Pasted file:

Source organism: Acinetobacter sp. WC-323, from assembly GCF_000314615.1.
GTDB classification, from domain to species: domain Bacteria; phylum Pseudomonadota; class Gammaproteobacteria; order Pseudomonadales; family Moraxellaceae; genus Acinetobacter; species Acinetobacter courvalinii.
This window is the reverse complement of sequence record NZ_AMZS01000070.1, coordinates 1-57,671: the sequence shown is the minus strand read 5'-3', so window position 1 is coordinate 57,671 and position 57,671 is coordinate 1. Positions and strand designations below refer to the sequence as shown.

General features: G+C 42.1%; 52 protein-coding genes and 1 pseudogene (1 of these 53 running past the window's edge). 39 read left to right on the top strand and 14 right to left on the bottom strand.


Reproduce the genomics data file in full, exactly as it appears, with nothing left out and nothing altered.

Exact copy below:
Source organism: Acinetobacter sp. WC-323, from assembly GCF_000314615.1.
GTDB classification, from domain to species: domain Bacteria; phylum Pseudomonadota; class Gammaproteobacteria; order Pseudomonadales; family Moraxellaceae; genus Acinetobacter; species Acinetobacter courvalinii.
This window is the reverse complement of sequence record NZ_AMZS01000070.1, coordinates 1-57,671: the sequence shown is the minus strand read 5'-3', so window position 1 is coordinate 57,671 and position 57,671 is coordinate 1. Positions and strand designations below refer to the sequence as shown.

General features: G+C 42.1%; 52 protein-coding genes and 1 pseudogene (1 of these 53 running past the window's edge). 39 read left to right on the top strand and 14 right to left on the bottom strand.